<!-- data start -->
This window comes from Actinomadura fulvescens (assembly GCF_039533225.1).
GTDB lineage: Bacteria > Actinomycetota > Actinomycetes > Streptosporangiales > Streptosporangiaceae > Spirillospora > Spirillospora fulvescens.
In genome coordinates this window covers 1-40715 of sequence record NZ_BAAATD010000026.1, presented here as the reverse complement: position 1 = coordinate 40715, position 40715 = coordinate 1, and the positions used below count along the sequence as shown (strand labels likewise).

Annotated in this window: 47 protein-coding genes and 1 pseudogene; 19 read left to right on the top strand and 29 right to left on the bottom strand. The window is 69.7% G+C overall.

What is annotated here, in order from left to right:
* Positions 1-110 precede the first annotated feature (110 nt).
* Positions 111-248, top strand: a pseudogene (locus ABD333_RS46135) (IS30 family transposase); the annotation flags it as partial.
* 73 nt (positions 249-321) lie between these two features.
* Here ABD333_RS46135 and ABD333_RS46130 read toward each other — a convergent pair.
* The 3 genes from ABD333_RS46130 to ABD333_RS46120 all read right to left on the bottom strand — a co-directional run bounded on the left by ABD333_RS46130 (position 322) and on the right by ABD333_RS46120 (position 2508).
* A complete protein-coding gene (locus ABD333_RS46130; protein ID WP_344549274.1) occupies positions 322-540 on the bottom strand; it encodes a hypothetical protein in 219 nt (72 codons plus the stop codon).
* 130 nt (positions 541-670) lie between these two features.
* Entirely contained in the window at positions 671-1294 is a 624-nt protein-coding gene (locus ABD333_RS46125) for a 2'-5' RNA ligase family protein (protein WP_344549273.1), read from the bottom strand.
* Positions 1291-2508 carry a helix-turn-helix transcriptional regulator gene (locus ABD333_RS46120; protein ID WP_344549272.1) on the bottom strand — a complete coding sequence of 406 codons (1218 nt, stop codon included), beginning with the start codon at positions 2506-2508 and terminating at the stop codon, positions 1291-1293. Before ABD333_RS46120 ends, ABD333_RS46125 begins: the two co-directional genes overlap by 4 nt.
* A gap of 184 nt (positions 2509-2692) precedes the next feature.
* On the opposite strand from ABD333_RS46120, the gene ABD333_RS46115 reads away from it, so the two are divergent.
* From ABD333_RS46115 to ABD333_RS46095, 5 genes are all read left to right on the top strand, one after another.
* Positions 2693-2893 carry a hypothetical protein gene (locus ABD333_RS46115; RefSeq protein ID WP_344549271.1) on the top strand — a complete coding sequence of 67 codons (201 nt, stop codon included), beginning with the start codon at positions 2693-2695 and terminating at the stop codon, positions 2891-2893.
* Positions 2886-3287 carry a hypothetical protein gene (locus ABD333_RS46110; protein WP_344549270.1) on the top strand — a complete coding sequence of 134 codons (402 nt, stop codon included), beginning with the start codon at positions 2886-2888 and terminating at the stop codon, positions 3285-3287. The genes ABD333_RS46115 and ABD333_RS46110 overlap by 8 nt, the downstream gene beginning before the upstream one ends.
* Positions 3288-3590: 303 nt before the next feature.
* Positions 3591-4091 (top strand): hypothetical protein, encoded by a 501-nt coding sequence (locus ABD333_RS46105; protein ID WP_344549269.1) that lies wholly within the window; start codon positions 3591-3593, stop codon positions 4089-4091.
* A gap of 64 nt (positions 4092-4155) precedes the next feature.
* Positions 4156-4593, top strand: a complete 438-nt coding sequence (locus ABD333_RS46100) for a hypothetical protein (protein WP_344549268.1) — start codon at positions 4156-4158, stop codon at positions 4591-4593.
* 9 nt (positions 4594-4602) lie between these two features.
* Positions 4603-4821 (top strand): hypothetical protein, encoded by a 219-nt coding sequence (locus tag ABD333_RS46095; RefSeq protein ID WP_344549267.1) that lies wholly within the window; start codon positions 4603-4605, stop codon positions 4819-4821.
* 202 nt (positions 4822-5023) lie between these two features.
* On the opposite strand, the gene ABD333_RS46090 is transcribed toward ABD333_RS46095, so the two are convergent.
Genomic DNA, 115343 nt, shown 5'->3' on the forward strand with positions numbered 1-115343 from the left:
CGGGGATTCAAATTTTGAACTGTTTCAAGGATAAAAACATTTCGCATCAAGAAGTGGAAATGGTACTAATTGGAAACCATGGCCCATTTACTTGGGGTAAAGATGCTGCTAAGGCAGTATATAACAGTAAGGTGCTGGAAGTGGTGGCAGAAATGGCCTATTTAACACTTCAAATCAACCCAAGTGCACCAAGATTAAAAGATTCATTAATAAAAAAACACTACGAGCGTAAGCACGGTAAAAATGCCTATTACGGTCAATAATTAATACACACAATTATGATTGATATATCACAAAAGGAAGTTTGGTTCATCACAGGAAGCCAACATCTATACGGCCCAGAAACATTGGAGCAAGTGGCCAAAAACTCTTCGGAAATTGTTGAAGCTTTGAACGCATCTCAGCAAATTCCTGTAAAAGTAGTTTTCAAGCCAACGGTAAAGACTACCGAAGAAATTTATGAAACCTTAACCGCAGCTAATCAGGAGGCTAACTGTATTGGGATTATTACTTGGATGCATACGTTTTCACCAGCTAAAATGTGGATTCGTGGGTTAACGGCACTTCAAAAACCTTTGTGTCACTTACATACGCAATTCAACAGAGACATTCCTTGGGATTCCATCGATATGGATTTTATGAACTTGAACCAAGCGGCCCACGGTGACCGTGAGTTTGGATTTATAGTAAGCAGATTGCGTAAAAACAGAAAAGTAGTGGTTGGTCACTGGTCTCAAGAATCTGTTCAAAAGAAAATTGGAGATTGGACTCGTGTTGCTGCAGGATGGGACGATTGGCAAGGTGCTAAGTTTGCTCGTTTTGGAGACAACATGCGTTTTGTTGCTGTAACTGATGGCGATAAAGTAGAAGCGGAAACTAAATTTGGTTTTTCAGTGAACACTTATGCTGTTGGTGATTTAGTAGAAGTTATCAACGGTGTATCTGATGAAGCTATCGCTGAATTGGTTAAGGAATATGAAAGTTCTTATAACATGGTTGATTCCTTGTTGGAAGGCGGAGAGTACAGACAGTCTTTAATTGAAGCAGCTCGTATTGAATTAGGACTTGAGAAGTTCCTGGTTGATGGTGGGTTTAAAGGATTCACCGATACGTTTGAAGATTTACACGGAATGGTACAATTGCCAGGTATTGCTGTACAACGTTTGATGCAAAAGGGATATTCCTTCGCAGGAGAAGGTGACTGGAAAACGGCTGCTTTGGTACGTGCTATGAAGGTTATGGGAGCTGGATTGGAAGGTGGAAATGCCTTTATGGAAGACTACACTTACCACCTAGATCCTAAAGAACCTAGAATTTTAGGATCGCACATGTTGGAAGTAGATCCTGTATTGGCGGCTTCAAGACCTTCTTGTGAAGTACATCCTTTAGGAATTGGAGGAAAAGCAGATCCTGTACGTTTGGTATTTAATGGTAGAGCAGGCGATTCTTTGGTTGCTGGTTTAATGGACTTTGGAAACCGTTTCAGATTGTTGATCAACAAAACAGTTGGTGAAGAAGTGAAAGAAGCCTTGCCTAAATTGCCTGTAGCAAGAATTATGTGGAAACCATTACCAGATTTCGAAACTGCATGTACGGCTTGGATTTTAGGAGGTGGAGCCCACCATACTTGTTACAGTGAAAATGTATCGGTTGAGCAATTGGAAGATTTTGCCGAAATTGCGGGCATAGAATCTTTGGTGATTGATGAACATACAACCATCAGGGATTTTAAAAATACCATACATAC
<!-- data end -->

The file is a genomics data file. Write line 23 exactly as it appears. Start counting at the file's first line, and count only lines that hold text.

* Positions 4156-4593, top strand: a complete 438-nt coding sequence (locus ABD333_RS46100) for a hypothetical protein (protein WP_344549268.1) — start codon at positions 4156-4158, stop codon at positions 4591-4593.